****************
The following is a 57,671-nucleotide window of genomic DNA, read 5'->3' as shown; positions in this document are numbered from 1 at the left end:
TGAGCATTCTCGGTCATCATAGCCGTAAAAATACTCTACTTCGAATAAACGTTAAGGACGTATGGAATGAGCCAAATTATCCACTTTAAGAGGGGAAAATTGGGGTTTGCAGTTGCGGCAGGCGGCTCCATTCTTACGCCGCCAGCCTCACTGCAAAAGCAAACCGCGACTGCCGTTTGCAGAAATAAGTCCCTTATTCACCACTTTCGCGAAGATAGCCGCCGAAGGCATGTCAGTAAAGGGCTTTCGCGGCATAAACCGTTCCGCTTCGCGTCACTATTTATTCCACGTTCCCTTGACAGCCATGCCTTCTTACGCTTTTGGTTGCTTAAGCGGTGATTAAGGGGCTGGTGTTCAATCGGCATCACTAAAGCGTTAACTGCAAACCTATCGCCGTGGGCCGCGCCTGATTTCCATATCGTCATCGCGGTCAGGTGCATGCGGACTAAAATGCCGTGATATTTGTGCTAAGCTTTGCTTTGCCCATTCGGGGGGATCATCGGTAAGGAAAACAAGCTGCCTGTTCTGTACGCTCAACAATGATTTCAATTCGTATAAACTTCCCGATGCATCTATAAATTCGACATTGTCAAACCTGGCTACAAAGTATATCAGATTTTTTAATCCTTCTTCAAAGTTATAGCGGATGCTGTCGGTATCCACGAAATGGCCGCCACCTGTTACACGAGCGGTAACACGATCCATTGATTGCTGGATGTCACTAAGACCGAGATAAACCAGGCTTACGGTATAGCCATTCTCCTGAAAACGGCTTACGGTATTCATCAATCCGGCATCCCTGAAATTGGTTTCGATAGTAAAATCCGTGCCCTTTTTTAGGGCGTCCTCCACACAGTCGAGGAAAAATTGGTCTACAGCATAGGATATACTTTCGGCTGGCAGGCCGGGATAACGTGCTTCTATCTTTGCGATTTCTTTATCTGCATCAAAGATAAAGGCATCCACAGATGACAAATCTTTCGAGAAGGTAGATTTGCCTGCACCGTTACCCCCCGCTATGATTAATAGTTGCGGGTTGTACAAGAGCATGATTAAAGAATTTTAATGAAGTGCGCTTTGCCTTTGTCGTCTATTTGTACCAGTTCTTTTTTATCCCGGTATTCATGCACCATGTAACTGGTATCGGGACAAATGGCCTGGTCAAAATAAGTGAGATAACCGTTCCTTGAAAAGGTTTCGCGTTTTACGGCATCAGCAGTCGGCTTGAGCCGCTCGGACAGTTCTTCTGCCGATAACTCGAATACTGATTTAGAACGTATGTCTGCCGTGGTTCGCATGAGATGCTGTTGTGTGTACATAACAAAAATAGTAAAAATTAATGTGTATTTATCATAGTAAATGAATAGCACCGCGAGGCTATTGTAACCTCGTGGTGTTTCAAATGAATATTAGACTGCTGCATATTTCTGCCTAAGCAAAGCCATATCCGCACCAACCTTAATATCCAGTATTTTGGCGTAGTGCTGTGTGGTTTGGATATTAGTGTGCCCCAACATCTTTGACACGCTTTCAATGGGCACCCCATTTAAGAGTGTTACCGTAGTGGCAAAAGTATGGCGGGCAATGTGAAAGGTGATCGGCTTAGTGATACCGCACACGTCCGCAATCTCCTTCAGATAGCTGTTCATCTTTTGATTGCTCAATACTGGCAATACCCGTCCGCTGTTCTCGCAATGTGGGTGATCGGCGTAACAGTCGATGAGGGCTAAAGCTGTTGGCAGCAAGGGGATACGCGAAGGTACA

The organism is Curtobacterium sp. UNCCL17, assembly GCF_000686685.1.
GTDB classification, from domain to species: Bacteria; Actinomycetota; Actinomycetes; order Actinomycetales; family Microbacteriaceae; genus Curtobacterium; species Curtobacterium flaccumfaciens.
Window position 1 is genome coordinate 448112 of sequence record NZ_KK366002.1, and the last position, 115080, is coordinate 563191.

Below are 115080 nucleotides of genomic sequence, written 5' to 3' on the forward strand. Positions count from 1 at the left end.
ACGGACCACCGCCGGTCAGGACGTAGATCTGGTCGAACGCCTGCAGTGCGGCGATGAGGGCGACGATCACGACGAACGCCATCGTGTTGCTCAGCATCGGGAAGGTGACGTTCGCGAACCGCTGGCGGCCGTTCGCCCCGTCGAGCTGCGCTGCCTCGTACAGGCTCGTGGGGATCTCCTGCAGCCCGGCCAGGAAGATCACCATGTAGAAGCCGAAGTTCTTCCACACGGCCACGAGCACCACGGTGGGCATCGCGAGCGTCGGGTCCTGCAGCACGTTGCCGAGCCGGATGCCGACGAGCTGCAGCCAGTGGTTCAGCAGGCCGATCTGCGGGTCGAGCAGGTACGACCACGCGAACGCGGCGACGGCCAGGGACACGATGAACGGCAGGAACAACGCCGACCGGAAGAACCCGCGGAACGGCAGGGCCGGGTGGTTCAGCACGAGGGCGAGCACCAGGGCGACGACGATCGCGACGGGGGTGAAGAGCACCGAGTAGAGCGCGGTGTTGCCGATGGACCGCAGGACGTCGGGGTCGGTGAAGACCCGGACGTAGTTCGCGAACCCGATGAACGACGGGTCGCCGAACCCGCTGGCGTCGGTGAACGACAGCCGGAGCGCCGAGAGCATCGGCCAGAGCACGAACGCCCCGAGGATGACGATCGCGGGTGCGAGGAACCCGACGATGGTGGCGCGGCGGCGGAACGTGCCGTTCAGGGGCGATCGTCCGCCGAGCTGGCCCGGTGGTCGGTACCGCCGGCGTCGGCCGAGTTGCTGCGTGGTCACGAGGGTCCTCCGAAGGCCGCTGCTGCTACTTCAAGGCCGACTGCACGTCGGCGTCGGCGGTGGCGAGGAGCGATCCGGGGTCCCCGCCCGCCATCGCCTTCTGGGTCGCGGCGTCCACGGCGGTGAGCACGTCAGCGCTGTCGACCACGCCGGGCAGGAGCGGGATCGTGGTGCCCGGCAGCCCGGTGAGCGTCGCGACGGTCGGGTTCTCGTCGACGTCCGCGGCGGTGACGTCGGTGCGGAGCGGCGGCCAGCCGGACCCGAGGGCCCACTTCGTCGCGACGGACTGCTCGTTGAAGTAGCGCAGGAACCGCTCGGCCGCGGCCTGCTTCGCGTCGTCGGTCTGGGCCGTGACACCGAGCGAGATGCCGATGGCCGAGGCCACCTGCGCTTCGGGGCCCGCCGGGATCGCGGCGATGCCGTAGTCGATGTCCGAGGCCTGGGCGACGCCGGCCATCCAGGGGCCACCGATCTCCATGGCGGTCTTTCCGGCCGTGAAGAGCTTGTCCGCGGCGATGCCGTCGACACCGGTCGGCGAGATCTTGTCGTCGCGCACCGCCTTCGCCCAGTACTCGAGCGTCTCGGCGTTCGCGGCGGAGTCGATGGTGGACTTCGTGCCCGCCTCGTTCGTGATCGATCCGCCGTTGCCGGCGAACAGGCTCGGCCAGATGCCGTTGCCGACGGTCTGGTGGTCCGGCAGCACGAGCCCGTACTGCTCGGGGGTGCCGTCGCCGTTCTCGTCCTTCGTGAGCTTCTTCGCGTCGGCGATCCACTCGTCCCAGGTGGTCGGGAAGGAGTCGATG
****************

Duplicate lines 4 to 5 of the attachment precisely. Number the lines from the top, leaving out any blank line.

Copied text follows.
GTDB classification, from domain to species: Bacteria; Actinomycetota; Actinomycetes; order Actinomycetales; family Microbacteriaceae; genus Curtobacterium; species Curtobacterium flaccumfaciens.
Window position 1 is genome coordinate 448112 of sequence record NZ_KK366002.1, and the last position, 115080, is coordinate 563191.